Developing safer, more effective treatments for children with leukaemia.
25 October 2015
Acute lymphoblastic leukaemia (ALL) is the single most common form of childhood cancer. Even though ALL can be successfully treated with chemotherapy, there remains a significant proportion of children and young adults who stop responding to treatment. Dr Marc Mansour and his team have identified a missing gene that could hold the key to targeting resistance and developing new, lifesaving treatments for this high-risk group.
Acute lymphoblastic leukaemia is one of the leading causes of childhood death in the UK. ALL is particularly aggressive, it can progress within weeks or even days, and treatment lasts a long time. When bodies are healthy, cell division is regulated and controlled but with ALL, a signal failure results in an overproduction of immature white blood cells (T-cells or B-cells) which continue to replicate without ever gaining the ability to launch an immune response. These leukaemia cells fill up the bone marrow, preventing the production of healthy blood cells of any type.
T-cell ALL is a subtype of the illness and is most seen in older children and teenagers, particularly in boys. Sadly, 10-20% of children and 40-50% of young adults diagnosed with T-cell ALL, will not respond to chemotherapy. When chemotherapy stops working, there are no effective treatment options remaining and prognosis is very poor in these cases.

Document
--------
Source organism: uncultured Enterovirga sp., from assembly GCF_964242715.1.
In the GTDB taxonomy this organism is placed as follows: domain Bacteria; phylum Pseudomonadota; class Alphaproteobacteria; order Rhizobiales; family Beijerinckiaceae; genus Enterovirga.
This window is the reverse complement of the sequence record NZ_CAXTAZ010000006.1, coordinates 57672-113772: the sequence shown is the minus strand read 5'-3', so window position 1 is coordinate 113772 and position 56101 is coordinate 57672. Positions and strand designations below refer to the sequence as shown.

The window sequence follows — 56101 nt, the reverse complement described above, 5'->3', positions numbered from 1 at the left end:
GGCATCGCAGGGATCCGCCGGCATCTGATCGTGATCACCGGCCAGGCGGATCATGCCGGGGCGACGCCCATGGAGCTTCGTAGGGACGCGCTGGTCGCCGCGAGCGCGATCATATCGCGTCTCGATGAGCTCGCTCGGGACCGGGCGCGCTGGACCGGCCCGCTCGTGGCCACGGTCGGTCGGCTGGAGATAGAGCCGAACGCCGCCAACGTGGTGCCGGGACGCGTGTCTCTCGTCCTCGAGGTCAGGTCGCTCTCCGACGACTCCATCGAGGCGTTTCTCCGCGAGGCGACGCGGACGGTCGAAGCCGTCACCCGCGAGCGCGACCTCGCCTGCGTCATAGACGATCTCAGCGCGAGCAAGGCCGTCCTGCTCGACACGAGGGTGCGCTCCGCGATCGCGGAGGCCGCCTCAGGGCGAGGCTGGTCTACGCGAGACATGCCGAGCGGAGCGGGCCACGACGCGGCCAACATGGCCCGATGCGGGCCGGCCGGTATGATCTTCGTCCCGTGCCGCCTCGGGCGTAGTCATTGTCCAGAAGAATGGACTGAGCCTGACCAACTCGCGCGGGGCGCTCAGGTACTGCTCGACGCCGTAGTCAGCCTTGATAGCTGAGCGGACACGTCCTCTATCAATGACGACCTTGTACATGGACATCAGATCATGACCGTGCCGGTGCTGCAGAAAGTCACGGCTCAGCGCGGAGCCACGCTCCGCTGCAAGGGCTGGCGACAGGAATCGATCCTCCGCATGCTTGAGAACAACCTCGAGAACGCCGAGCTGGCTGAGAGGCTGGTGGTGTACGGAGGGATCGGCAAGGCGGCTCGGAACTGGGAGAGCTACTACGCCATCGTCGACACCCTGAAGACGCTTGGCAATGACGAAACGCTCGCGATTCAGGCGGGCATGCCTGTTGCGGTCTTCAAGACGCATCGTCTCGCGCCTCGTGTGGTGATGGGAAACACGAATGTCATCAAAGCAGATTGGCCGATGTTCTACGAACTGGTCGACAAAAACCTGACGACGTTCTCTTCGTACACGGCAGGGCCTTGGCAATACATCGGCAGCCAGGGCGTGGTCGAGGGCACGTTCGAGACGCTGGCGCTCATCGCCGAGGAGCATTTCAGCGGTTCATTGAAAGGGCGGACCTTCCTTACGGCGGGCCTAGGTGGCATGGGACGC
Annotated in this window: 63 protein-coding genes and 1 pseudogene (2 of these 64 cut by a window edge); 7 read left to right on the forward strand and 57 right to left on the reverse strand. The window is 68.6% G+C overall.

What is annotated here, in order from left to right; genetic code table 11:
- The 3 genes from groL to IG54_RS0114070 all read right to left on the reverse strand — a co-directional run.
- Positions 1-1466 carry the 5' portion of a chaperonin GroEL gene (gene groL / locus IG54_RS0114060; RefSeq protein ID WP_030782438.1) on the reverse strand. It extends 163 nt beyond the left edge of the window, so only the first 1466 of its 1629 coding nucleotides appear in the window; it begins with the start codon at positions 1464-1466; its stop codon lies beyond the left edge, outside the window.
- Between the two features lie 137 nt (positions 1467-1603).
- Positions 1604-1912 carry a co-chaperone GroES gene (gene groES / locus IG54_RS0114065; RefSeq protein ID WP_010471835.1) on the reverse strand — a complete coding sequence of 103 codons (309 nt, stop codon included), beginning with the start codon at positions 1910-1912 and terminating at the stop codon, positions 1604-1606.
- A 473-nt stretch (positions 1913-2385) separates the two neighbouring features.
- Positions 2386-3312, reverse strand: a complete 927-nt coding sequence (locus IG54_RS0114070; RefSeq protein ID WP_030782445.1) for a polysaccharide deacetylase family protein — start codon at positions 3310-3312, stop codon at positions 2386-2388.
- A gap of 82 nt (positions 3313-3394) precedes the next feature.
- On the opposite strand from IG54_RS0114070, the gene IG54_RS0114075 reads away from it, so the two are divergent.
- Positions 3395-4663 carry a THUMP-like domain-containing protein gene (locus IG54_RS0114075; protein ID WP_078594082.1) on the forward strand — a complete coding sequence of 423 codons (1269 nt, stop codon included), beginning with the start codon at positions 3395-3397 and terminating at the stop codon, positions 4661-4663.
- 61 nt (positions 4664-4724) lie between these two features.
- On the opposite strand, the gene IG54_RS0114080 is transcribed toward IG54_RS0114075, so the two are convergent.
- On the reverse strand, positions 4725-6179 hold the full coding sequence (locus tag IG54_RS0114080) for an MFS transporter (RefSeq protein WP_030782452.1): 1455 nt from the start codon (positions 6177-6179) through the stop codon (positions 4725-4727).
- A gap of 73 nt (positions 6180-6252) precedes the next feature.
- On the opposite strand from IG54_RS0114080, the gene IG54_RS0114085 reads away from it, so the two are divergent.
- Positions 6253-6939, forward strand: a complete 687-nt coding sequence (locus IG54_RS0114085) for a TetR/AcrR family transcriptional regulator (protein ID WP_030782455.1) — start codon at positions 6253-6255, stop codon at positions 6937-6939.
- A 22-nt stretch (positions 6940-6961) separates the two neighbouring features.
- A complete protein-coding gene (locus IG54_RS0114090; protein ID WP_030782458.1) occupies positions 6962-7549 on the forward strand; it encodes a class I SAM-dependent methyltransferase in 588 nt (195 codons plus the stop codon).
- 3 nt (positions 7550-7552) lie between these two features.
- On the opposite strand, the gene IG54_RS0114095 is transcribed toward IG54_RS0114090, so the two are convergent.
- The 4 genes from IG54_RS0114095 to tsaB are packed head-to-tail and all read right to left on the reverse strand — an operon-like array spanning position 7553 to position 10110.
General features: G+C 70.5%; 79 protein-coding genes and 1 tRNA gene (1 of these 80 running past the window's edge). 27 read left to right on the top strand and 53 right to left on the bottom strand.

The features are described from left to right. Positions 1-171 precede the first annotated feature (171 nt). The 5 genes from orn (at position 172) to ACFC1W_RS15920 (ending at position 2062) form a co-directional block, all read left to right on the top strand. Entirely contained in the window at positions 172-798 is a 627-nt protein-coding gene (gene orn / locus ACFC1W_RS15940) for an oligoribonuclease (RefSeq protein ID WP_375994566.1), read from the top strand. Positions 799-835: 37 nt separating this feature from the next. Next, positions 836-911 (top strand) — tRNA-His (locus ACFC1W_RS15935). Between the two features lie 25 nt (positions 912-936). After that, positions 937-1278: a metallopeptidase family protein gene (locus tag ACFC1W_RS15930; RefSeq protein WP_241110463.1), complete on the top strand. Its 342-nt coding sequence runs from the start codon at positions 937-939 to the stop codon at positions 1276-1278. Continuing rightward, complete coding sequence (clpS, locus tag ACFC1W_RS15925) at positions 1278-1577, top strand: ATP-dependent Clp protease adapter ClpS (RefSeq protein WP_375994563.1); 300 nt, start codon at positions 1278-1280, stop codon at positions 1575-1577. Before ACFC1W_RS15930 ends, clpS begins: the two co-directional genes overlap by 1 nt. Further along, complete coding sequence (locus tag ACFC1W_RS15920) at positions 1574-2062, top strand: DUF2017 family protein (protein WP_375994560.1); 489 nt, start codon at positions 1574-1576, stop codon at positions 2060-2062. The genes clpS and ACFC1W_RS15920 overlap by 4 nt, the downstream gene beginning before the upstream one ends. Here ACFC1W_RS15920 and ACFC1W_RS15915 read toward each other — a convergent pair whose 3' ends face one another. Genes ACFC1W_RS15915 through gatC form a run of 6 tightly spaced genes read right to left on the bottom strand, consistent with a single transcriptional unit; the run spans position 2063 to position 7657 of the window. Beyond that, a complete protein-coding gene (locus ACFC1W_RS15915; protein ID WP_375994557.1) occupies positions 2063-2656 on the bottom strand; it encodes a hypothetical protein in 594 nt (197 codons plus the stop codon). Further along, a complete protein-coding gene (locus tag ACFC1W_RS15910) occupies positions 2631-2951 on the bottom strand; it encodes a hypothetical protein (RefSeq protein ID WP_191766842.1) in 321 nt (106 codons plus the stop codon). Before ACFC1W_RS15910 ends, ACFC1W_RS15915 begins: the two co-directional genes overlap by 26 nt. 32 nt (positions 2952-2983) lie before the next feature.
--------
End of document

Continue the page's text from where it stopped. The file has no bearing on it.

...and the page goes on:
Dr Mansour’s team has identified a missing gene that is linked to relapse. “When this particular gene is switched off in the leukaemia cells, the deletion causes around 200 dormant genes to become active - we are trying to discover which of these newly activated genes are responsible for chemo-resistance.” explains Dr Mansour. “We can then develop targeted therapies to silence these genes and get the chemotherapy working again”
Dr Mansour's research not only aims to identify which of the newly activated genes are responsible for chemo-resistance but forms a two-pronged approach by identifying drugs and drug combinations that target the gene deficient tumour cells, but leave normal cells unharmed. This drug screening uses Zebrafish models to test a library of FDA approved drugs to see which (alone or in combination) are successful in doing this.
"Any drug combinations that cause the tumour cells to die without harming healthy cells, represents an excellent opportunity to translate research findings into new treatments for cancer patients. Over the next two years we will test thousands of combinations of pre-approved drugs in a bid to discover new life-saving therapies for both children and adults that will enable us to move away from the toxicity of chemotherapy." adds Dr Mansour.
This project is supported by the UCL Cancer Institute Research Trust via a grant of £100,000 from the Masonic Samaritan Fund, a charity funded entirely by the generous donations of Freemasons and their families.
Dr Richard Dunstan, Chairman of The Non-Masonic Grants Committee, said: “Every year Freemasons donate money towards research into cancer, seeking better treatments and ultimately, a cure. It is our great hope that the day will come when our help in this area is no longer needed.”